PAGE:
A revolt by hundreds of thousands of farmers has taken India by storm. The farmers are incensed at the deregulation of India’s agricultural sector, a move seen to benefit the food companies of the Adani Group at the expense of local producers. Tens of thousands of people from distant communities have travelled to the outskirts of Delhi in a mass movement that has rocked the Indian capital and brought traffic on major thoroughfares to a standstill. The organisers of the march, known locally as Dilli Chalo (Go to Delhi), have called for the government of Narendra Modi to repeal the new farming laws. With Modi digging in, a community boycott of the products of the Adani Group has kicked off.
The Modi government’s response to the mass movement has been heavy-handed, with protesters blasted by water cannons, smothered in tear gas or beaten by police. An image of an armoured paramilitary policeman about to strike an elderly farmer with his truncheon now emblemises the protest after going viral. Defending the farmers’ right to demonstrate peacefully, Canadian Prime Minister Justin Trudeau sparked an international incident, with India withdrawing from a joint India-Canada event and then calling in Canada’s envoy for a carpeting.
Entry points into Delhi from some adjacent states have been barricaded, disrupting travel in the region. Further marches have been planned, with moves to block more major highways into Delhi.
Meanwhile, protesting farmers have accused the Modi government of doing the bidding of the Adani Group and other companies that would profit from the new farming laws. The Adani Group is developing businesses in the food industry that would benefit from the widespread deregulation of the agricultural sector. They have been accused of building new railway lines and siloes for the purposes of transporting and storing grain that, under the new laws, can be bought directly from farmers that have become vulnerable to the purchasing clout of big corporates. Farmers have protested outside at least one silo of the Adani Group.
The Adani Group has responded by asking the Modi government to crack down with the ‘utmost severity’ on organisers of the twitterstorm directed against its businesses.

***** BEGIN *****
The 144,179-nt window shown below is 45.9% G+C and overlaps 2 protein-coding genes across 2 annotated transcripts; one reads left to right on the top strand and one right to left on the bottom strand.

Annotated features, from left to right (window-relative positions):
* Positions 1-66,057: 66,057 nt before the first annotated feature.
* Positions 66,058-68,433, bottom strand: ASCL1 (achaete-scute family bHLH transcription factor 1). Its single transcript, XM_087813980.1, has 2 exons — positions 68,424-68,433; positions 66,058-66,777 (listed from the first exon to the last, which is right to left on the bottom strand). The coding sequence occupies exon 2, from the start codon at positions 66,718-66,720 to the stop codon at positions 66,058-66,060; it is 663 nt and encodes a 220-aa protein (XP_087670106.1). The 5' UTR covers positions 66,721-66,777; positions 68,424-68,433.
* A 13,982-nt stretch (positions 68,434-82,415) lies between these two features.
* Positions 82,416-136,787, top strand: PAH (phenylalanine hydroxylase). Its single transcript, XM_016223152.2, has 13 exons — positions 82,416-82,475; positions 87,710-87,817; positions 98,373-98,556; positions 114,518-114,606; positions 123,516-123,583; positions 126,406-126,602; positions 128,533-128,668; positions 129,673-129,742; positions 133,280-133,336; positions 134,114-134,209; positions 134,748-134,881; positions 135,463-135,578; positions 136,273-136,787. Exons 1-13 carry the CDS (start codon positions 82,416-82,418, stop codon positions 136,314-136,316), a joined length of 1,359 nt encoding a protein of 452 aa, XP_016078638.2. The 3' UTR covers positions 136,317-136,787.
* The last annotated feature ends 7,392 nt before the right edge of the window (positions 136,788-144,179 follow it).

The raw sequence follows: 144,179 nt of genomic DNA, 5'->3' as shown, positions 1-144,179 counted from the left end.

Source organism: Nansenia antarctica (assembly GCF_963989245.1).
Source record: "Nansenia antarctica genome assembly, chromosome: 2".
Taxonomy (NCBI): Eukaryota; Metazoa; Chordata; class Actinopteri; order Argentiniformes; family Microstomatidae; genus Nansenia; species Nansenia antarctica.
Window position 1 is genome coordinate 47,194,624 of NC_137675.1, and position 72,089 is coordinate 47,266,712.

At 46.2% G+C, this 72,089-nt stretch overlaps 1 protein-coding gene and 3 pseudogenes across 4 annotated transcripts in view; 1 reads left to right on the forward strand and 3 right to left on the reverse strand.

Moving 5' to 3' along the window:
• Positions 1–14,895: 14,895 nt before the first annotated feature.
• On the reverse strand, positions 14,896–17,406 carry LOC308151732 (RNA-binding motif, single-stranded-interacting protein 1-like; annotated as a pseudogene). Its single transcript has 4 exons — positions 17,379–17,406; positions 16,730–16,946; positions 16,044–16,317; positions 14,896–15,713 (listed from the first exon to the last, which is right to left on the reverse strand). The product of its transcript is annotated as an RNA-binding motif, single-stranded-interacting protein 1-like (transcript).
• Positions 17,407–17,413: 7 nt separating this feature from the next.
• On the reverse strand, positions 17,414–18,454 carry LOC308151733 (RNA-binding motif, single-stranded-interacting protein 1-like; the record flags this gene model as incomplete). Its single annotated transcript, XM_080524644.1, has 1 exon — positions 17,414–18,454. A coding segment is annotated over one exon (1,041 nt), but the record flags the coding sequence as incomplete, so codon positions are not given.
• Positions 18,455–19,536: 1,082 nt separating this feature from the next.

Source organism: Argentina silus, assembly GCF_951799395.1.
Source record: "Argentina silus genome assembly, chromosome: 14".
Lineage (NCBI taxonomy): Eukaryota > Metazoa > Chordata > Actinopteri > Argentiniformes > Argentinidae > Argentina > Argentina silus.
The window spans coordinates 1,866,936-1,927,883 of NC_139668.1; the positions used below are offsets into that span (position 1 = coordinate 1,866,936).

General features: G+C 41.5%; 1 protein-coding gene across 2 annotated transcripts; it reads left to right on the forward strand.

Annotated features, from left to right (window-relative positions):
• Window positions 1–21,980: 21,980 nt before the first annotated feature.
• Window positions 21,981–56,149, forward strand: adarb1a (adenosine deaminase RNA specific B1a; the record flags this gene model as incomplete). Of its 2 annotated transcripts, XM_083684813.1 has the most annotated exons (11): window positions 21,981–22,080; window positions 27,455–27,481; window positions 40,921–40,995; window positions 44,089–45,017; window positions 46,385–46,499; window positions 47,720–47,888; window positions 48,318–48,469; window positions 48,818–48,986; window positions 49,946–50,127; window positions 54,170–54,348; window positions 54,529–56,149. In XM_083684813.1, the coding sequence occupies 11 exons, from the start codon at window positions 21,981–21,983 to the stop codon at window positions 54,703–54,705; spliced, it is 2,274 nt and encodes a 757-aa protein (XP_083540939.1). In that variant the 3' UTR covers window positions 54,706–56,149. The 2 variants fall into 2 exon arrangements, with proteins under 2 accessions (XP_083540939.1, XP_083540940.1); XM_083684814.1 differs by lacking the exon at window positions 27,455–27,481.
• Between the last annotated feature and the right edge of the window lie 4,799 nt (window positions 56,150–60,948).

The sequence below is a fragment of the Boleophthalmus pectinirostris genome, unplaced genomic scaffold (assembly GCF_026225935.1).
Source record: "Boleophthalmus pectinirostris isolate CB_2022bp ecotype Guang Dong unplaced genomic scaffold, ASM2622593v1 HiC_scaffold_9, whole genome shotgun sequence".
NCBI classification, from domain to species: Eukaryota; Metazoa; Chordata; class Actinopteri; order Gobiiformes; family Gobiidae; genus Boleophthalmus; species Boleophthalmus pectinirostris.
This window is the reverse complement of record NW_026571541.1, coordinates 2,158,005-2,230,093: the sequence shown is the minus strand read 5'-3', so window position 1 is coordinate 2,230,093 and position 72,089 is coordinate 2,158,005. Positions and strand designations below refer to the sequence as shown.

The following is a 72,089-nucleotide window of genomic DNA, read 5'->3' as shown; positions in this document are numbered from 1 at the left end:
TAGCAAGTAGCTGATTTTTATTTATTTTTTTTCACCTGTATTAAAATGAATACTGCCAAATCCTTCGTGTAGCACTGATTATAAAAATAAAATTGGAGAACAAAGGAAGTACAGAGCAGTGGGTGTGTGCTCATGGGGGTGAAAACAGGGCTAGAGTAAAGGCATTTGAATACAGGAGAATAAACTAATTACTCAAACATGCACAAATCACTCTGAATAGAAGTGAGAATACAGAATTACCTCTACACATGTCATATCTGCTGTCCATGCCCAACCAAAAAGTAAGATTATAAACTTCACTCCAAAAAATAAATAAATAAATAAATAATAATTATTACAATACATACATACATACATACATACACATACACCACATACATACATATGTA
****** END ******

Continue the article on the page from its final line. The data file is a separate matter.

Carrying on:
‘Various organisations with vested interests are targeting Indian business houses,’ said a letter from the Adani Group to the Modi Government seen by various media outlets. ‘Hashtags such as #FundFarmersNotCoal #AusVsInd were used to ignite tensions in the digital community.’
There’s no doubt that the Adani Group has been spooked by the vehemence of the criticisms against it. Farmers in the north-western city of Amritsar have burnt effigies of Gautam Adani, Narendra Modi and Mukesh Ambani, and protesters manning the barricades on the outskirts of Delhi have threatened to burn more. A boycott of the Group's retail products by such a massive demographic must be a huge concern. The hashtag #BoycottAmbaniAdani is generating heavy traffic.
In brief, farming communities are angry at the BJP government of Narendra Modi because:
- They say the new laws leave farmers at the mercy of big corporates and pave the way for the end of the Minimum Support Price (MSP) for agricultural products that has been enshrined in the system for decades.
- They say that corporates such as Adani will have an upper hand in fixing prices and resolving disputes in the courts.
- They that say small farmers will be left in the lurch as big corporates wouldn't want to deal with them, putting pressure on farmers to sell their properties and lose traditional livelihoods.
The farmers have the support of various small companies, middlemen and state governments that benefit from the regulations that will be overturned by the new farming laws.